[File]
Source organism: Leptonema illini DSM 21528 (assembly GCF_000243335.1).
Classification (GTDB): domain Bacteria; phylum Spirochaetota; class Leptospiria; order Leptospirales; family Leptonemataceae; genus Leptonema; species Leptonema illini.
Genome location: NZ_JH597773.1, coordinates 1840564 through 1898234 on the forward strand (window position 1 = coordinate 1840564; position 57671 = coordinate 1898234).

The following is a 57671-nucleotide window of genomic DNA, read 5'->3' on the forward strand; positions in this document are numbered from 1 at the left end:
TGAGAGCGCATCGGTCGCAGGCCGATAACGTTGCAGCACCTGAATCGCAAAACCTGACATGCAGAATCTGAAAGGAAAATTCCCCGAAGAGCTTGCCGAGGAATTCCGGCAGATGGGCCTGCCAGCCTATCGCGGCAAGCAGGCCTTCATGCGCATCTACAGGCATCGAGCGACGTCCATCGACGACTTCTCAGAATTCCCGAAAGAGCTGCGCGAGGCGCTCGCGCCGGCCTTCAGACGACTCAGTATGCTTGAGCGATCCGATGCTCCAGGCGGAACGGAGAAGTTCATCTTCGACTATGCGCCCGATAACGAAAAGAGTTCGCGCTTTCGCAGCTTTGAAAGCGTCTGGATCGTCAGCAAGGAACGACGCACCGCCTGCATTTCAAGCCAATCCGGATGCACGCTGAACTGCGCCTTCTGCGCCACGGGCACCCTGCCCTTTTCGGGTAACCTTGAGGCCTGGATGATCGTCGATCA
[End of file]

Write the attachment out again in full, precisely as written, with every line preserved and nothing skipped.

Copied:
Source organism: Leptonema illini DSM 21528 (assembly GCF_000243335.1).
Classification (GTDB): domain Bacteria; phylum Spirochaetota; class Leptospiria; order Leptospirales; family Leptonemataceae; genus Leptonema; species Leptonema illini.
Genome location: NZ_JH597773.1, coordinates 1840564 through 1898234 on the forward strand (window position 1 = coordinate 1840564; position 57671 = coordinate 1898234).

The following is a 57671-nucleotide window of genomic DNA, read 5'->3' on the forward strand; positions in this document are numbered from 1 at the left end:
TGAGAGCGCATCGGTCGCAGGCCGATAACGTTGCAGCACCTGAATCGCAAAACCTGACATGCAGAATCTGAAAGGAAAATTCCCCGAAGAGCTTGCCGAGGAATTCCGGCAGATGGGCCTGCCAGCCTATCGCGGCAAGCAGGCCTTCATGCGCATCTACAGGCATCGAGCGACGTCCATCGACGACTTCTCAGAATTCCCGAAAGAGCTGCGCGAGGCGCTCGCGCCGGCCTTCAGACGACTCAGTATGCTTGAGCGATCCGATGCTCCAGGCGGAACGGAGAAGTTCATCTTCGACTATGCGCCCGATAACGAAAAGAGTTCGCGCTTTCGCAGCTTTGAAAGCGTCTGGATCGTCAGCAAGGAACGACGCACCGCCTGCATTTCAAGCCAATCCGGATGCACGCTGAACTGCGCCTTCTGCGCCACGGGCACCCTGCCCTTTTCGGGTAACCTTGAGGCCTGGATGATCGTCGATCA